As society changes, we believe that maybe the stigma against mental health is disappearing, but that simply is not the case. People still have trouble coming to terms with it, scared of what others will think and say. This “what will the neighbors think” mentality is extremely damaging for society. 

Schools should be teaching more about mental health earlier. Children learn differently, but the way mental health is taught can be vital to challenging and defeating this stigma. Kids should be able to learn what mental health is and see that everybody can face it at some point in time, and that it is normal. Normalcy, an important role in combating mental health stigma. Stigma that can drive some people into places they can not get out of because of fear of what others may think, and the self hatred they may feel because they feel different from others. 

Children do not see this stigma when they first experience somebody with mental health, but it is taught to them, by them seeing first hand on how people with mental health problems are treated. They see people treat them as though they are different when really they are no different from others, but treating them the same and teaching kids why it is okay to feel different from others. If we teach in schools from an early age about physical health (and nutrition) why is mental health not a category touched, because to us it contributes to our day to day live just as much as our physical well being.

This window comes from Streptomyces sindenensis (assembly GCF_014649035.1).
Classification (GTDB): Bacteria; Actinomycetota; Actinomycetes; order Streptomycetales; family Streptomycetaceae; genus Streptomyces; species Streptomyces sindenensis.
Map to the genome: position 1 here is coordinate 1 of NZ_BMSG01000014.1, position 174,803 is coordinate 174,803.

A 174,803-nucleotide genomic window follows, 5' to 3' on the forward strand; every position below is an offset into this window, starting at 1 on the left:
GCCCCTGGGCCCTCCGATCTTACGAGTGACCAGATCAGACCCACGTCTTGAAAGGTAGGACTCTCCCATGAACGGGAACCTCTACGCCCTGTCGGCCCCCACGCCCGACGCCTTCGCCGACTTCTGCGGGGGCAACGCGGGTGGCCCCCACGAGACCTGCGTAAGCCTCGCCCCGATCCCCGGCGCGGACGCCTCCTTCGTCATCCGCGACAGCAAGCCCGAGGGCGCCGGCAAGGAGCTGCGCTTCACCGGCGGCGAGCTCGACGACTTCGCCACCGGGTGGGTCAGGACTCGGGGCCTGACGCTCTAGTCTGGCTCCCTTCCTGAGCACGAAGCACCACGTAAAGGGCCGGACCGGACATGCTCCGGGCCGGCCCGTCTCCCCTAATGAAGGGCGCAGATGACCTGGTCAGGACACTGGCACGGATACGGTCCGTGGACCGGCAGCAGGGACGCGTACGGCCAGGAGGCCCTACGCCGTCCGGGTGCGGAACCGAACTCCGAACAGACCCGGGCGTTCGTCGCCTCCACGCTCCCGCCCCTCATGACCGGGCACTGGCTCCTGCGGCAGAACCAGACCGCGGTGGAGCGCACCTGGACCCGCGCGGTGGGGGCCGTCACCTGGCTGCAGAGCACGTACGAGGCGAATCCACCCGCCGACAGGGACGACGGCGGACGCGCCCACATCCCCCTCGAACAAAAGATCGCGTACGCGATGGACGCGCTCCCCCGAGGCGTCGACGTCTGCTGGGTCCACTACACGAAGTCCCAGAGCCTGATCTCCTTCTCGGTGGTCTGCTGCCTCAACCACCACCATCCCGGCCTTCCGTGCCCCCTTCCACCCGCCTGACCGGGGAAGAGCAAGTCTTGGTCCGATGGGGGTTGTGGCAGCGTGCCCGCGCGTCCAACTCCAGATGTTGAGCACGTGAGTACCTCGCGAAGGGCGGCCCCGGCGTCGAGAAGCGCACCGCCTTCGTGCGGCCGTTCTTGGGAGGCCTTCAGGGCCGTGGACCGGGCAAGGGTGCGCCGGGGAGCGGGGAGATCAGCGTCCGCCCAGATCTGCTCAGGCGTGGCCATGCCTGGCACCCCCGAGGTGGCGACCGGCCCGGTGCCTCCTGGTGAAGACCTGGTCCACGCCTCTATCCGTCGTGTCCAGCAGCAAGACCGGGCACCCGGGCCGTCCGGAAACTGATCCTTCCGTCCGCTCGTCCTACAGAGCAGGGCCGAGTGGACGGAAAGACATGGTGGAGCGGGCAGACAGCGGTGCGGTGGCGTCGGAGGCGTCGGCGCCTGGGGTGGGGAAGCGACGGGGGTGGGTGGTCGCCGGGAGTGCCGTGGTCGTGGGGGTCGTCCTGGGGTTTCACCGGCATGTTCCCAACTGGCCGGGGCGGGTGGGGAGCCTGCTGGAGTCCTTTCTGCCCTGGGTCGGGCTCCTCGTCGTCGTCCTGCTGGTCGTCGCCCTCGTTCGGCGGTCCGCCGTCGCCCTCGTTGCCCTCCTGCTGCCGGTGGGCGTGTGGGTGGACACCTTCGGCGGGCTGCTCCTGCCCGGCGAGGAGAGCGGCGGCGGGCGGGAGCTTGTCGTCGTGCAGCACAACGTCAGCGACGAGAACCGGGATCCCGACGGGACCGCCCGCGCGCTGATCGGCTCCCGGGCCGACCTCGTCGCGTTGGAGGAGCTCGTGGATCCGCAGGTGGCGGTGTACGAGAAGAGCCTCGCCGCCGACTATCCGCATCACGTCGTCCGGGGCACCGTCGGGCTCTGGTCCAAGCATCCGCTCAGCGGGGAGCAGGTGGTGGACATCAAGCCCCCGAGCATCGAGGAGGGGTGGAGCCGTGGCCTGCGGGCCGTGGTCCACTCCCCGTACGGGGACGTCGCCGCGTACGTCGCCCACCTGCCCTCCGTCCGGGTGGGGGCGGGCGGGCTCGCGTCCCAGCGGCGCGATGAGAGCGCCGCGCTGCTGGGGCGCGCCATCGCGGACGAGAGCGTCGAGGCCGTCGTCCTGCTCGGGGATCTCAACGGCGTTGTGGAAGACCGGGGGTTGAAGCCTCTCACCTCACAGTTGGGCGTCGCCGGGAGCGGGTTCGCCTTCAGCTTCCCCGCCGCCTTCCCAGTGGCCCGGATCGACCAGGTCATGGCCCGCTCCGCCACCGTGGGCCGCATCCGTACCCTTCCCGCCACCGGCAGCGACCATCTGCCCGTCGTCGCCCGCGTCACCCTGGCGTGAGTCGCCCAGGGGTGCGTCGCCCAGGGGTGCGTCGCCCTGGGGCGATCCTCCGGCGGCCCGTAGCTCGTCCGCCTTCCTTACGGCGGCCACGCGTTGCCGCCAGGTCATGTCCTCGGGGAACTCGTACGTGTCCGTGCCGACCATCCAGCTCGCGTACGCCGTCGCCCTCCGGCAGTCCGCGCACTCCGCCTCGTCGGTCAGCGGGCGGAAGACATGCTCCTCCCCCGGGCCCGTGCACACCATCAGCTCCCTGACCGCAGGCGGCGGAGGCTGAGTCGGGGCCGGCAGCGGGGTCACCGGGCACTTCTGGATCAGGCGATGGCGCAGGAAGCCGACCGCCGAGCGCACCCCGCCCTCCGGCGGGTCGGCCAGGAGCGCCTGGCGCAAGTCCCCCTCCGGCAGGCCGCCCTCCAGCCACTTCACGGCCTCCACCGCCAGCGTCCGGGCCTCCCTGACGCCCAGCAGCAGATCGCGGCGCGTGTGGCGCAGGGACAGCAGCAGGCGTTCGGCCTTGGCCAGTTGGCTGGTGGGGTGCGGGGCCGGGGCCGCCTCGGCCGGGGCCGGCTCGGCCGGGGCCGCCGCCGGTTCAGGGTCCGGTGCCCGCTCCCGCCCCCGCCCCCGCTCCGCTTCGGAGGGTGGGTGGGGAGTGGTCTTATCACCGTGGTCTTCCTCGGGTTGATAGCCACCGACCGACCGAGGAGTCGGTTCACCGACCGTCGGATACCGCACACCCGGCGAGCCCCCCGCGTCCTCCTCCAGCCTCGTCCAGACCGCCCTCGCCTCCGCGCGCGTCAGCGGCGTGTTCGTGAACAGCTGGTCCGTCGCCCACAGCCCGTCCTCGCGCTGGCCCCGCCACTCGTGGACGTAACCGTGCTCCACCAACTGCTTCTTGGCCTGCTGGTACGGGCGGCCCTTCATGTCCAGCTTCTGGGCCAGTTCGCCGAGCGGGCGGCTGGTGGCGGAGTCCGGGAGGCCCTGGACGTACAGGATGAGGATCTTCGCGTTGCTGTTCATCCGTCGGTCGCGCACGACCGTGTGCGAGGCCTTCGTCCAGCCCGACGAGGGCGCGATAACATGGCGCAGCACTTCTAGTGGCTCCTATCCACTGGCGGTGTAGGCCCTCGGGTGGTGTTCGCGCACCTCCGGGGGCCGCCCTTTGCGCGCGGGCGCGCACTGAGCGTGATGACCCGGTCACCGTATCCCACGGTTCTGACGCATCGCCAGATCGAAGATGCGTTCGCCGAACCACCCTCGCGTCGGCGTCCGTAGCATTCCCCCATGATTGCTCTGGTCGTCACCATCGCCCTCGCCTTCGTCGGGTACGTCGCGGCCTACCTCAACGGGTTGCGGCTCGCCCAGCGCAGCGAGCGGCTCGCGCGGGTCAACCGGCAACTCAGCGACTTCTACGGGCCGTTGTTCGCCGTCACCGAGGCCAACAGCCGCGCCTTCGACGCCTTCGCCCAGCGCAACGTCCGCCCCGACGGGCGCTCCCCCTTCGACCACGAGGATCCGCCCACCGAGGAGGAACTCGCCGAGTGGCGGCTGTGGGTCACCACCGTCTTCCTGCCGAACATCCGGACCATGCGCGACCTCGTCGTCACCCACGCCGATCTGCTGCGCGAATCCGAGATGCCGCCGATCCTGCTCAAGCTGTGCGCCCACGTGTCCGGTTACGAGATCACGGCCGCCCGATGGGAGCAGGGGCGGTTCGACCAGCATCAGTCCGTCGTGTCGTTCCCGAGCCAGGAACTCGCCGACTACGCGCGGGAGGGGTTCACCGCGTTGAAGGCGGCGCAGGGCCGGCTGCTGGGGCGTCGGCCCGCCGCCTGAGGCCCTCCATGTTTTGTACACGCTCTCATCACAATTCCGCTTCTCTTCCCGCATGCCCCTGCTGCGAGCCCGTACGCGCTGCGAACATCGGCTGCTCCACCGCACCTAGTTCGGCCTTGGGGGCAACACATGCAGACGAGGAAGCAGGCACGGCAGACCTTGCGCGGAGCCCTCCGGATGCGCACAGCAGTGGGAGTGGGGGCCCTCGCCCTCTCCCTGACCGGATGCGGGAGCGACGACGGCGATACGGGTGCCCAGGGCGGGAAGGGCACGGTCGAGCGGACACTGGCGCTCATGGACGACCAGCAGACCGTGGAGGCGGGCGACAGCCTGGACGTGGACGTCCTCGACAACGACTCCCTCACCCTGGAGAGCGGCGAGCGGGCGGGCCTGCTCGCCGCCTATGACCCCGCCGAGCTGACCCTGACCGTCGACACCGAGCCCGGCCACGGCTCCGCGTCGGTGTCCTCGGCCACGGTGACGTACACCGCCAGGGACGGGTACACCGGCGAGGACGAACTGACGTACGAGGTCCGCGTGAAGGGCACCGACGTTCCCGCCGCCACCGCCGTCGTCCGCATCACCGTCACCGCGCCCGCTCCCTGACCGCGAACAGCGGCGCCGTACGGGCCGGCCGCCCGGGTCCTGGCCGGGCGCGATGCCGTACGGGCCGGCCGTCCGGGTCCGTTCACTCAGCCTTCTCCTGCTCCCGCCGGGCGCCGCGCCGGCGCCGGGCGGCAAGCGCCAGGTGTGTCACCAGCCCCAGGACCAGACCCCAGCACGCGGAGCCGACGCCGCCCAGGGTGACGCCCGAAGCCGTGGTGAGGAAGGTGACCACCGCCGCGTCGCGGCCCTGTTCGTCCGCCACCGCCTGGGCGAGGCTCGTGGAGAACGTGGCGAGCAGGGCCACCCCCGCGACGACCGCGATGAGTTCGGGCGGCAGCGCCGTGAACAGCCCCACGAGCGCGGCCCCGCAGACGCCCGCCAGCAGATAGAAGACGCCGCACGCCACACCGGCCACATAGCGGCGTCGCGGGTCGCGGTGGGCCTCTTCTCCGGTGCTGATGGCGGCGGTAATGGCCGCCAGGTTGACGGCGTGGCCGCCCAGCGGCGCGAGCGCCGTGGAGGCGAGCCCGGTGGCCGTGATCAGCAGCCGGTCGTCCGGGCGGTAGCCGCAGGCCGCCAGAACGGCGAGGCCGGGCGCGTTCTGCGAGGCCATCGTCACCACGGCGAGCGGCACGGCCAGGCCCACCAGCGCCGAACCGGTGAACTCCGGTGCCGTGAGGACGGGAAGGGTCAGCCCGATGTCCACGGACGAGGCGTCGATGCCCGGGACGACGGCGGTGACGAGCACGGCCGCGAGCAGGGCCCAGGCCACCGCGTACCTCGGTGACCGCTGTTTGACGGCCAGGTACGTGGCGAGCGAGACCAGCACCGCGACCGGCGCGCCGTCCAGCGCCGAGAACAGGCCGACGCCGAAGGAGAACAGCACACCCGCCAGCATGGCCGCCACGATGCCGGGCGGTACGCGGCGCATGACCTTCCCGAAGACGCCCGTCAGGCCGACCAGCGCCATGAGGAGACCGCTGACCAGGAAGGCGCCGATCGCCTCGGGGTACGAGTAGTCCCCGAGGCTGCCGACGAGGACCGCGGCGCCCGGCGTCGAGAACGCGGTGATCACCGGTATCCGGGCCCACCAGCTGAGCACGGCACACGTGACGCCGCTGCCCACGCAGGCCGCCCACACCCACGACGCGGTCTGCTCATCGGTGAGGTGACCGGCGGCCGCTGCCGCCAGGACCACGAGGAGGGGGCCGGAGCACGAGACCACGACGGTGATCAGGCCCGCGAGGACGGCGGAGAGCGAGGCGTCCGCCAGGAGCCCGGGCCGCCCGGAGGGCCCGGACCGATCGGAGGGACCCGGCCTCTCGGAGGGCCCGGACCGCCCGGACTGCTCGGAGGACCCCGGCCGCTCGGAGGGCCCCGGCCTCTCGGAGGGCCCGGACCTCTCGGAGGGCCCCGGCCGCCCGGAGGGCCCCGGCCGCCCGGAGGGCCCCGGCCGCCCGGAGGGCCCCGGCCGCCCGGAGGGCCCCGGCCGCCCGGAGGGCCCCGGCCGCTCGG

Inform the Parents

Parents may be quick to judge on behalf of their kids whether what they are feeling is valid or not. This leaves the kids in a bind, not knowing if they should believe their feelings or their parents. While not all parents are like this, a significant number of parents are not able to relate (to new reasons why their child struggles with mental health), meaning it is hard for them to understand how their child feels.

Schools could host informational meetings for parents with children that have children as young as elementary school students. Why wait for a problem to happen in maybe the adolescence stage, and be ignorant about mental health issues.